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Unformatted text preview: The Boss now thinks that he has these men at a psychological advantage, so he begins a discussion about wages and buying power. He tries to get them to see that wages are important only in relationship to what can be bought with those wages, that a man with high wages and a man with low wages are equally well off if they can both buy the same amount of goods with what they earn. He fails totally. Then, partly out of frustration at his failure to make these people see his point, he turns to the idea of a freeman being able to work where he wishes, for the wages he chooses. In his efforts to make a point against Dowley, the blacksmith, his comments suggest that he could now turn Dowley in for violating the law; very suddenly, all the people at the gathering are very quiet and suspicious. Thus, he tries to win back their trust and to show them that they have nothing to fear from him. At that he tries to win back their trust and to show them that they have nothing to fear from him....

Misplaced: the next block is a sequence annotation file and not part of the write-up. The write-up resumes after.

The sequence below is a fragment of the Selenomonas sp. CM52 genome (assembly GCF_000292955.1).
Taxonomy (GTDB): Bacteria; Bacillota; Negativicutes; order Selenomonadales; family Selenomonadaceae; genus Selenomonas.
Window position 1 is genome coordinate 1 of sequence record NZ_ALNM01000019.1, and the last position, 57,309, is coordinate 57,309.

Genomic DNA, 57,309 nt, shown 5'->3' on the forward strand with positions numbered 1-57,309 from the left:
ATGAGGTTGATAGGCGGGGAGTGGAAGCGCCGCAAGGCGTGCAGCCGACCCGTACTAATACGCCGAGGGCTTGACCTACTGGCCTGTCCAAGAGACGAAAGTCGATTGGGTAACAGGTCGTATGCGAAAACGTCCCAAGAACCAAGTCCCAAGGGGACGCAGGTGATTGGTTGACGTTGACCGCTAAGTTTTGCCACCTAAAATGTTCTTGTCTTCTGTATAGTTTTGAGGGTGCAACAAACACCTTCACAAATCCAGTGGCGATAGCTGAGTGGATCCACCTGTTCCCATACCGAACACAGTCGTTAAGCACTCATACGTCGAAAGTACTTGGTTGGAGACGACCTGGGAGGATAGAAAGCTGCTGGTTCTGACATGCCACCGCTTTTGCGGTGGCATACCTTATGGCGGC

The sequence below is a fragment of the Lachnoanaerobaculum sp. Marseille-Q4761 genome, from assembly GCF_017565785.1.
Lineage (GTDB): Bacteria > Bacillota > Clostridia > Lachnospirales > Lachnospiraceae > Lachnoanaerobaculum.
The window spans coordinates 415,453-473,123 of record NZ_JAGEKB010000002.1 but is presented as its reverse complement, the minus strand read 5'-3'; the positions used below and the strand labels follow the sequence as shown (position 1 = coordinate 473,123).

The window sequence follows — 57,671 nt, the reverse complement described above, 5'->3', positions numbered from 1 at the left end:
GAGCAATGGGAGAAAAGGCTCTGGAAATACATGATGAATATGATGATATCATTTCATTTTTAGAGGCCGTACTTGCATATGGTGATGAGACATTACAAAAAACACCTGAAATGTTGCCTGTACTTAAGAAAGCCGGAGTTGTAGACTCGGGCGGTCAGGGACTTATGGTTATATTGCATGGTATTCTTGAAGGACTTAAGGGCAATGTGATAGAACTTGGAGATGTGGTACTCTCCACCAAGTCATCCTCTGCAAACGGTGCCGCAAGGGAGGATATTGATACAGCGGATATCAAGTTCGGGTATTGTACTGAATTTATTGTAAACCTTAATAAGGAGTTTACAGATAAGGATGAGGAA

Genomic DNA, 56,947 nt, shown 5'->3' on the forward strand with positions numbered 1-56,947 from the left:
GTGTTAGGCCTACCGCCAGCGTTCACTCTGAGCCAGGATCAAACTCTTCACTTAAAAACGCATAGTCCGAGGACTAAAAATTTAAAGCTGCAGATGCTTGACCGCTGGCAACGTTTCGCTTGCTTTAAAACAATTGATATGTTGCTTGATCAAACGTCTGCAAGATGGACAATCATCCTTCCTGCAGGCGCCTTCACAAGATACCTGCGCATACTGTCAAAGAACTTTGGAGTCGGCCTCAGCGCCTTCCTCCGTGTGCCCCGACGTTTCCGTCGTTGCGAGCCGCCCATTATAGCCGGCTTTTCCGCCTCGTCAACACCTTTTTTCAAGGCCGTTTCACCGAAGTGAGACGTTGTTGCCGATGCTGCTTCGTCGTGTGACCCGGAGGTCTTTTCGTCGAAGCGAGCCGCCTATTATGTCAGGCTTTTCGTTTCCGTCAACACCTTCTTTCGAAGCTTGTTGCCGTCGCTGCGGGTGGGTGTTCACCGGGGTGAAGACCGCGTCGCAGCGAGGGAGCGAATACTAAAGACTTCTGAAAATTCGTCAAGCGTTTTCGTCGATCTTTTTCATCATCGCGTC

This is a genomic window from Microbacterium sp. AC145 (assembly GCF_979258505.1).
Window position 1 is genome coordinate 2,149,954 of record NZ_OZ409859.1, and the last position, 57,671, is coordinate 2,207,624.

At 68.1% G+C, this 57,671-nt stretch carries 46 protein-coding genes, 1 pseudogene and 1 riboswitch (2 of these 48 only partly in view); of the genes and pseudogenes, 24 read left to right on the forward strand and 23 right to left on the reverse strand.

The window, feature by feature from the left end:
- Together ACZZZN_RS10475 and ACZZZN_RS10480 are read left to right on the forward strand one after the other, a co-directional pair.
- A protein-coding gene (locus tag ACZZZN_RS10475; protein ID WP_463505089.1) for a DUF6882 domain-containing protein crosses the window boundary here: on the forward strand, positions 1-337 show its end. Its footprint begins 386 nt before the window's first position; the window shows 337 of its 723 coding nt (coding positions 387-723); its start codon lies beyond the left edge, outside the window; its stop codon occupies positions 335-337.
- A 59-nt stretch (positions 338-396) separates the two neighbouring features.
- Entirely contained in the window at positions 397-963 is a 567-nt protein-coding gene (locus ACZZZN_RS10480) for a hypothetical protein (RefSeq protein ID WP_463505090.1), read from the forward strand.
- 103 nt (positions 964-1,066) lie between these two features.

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- Fall '09